3.1. Baseline demographic and drug use
On the whole, the two medication groups, acamprosate and placebo, were very similar in demographics and baseline drug use characteristics (see ). The average age of the subjects was about 45. Most were African American men and most smoked crack cocaine. On average, subjects had used cocaine about 16-18 days in the month prior to treatment (range 2-30 days) and spent around $700 on drugs in the month prior to treatment. There were no significant differences between the two groups in any baseline demographic or drug use variable.
Subject characteristics, expressed as percents or means (standard deviation).
3.2. Treatment retention
Sixty percent of the subjects completed the trial, 18/26 (69%) in the placebo group and 18/34 (53%) in the acamprosate group. Survival analysis showed no significant differences between groups (Log rank test = 2.0, p =.158). Treatment retention, measured by the number of visits attended favored the placebo group. On average, acamprosate-treated subjects attended 27 visits and placebo-treated subjects attended 34 visits (Man-Whitney U = 338, p = .12).
There were a number of missed visits resulting in missing data. The UBT data were most affected. 363/960 of the urine samples were missing. For the Urine Test results, there was no significant difference between the two groups during the study period of the trial, neither time by medication group interaction effects were significantly different from zero. But the subjects were more likely to drop out (F=16.04, P<.001) significantly over time. The Acamprosate -treated subjects were more likely to skip the later visits, but there was no significant difference compared with placebo group. The time to last visit was not significantly different between groups (F=2.46, p=0.11).
3.3. Urine Benzoylecgonine Test Results
Overall, out of 17 UBT collected while the patients were receiving study medication, 23% of the UBT submitted by the placebo treated subjects were benzoylecgonine negative vs. 22% for the acamprosate treated subjects. There was no significant difference between the two groups (GEE χ2=0.61, df=1, p=0.44) during the study period of the trial. Neither time effect nor time by medication group interaction effects was significantly different from zero. Analyses using mixed effects models (F(1,589)=0.58, p=0.53) and pattern mixture models (GEE χ2=0.20, df=1, p=0.53) gave very similar results for the test of medication effect, suggesting that missing data has very little influence on the test for medication effect.
3.4. Results from the Addiction Severity Index
Days of alcohol use, days of cocaine use, dollars spent on alcohol, dollars spent on drugs, the ASI composite alcohol scores, drug scores, legal scores, family/social scores, and psychiatric scores tended to decline in both groups in the trial, but we found no medication effects. Days of cocaine use (F=13.02, P=.003), dollars spent on drugs (F=8.04, P=0.05), ASI composite drug scores (F=12.69, P=.004), and ASI composite Psychiatric scores (F=7.14, P=.0075) declined significantly during the trial.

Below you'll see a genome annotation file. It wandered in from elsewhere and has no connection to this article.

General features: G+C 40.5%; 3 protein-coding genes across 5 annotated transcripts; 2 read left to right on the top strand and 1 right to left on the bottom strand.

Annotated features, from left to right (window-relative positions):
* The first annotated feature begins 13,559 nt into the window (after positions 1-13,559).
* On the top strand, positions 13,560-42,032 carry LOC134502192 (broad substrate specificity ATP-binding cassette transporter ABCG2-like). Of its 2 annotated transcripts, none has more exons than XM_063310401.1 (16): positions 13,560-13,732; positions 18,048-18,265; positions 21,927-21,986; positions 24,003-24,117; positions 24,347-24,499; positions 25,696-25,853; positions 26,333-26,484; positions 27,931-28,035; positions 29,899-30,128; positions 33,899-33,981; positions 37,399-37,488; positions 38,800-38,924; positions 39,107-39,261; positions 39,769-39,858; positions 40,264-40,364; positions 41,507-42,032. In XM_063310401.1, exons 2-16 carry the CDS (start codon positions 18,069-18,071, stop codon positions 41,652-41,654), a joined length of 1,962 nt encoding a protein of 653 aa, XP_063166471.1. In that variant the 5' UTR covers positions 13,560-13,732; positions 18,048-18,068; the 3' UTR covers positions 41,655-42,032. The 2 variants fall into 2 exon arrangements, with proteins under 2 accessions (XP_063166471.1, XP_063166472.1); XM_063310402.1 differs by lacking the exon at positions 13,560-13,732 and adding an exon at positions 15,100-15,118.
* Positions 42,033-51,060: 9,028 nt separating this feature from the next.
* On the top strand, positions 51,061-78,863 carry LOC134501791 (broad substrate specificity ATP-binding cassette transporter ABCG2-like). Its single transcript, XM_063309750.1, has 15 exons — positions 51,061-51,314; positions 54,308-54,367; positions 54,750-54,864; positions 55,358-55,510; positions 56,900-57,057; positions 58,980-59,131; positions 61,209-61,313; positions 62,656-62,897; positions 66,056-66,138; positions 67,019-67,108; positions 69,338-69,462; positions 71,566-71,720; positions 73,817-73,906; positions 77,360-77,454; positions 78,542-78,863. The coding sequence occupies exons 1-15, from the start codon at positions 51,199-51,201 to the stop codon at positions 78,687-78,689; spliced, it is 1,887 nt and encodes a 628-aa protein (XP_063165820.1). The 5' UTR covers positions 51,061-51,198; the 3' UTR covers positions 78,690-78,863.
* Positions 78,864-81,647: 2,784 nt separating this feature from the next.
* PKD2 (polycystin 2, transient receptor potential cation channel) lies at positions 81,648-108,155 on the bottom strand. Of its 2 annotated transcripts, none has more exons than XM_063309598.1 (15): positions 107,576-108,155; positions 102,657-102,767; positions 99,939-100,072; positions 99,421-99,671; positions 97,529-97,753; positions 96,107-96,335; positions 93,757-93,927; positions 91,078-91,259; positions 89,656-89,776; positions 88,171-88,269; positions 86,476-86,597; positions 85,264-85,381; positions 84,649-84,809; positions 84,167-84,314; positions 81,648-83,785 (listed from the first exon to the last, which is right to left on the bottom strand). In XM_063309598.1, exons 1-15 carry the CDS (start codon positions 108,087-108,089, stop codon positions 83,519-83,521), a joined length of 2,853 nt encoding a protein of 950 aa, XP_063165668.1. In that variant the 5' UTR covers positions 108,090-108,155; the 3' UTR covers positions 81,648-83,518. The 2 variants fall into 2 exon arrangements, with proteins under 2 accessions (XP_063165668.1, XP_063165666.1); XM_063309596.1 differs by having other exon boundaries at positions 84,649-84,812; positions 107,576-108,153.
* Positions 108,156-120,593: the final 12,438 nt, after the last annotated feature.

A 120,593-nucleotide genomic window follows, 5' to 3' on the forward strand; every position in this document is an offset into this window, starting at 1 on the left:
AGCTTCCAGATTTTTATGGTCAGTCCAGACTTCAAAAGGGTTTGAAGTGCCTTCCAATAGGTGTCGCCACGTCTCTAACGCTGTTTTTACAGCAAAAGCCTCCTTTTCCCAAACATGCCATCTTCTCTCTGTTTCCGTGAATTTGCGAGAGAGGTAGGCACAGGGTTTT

3.5. Results from BSCS
The BSCS composite measure combines three cocaine craving domains: intensity, duration and frequency. Cocaine craving showed a significant decline over the trial in both groups (F=19.89, P<.001). And there was significant interaction between baseline scores and time, subjects with higher craving at baseline showed a greater reduction in craving during the trial (F=9.51, P=.002). But no significant difference was found between the two groups for BSCS composite scores.
3.6 Results for the Clinical Global Impression Scale
Improvement was rated by the nurse practitioner weekly using the CGI. Improvement was rated on a scale from very much improved (0) to much worse (6). The improvement scores from CGI were evaluated as continuous variables and as dichotomized variables (very much improved and much improved vs. all other scores). There was no group difference for these two different analyses. When treated as continuous variables, CGI improvement scores (F=13.41, P<.001) declined significantly in both groups over time, showing an overall improvement in patients’ clinical state. However, there was no significant time by treatment interaction. If we dichotomize improvement scores there is a significant trend toward improved / very much improved over time (F=7.60, P=.006), but no significant time by treatment group interaction.
3.7. Results from CSSA
The CSSA composite measures overall cocaine withdrawal symptoms. CSSA composite score showed a significant decline over the trial in both groups (F=21.45, P<.001). There was no significant difference found between the two groups for CSSA composite scores.
3.8. Medication adherence
Medication adherence was measured by pill count. The percentage of pills taken was calculated by subtracting the number of pills returned each week from the number of pills dispensed. Both groups showed good adherence. On average, patients in the placebo group took their pills as prescribed on 90% of trial days, and patients in the acamprosate group took their pills on 86% of trial days (t = .898, df =58, p = .373).
3.9. Safety analyses
Adverse events were assessed at each visit. Acamprosate was well tolerated. Adverse events were mainly mild and evenly distributed between the acamprosate and placebo groups. The most commonly reported adverse events included aches and pains, upper respiratory tract infections, headache (n=6), diarrhea, insomnia, flatus, nausea, and skin infections. There were no significant differences noted in the occurrence of any adverse event between the two medication groups.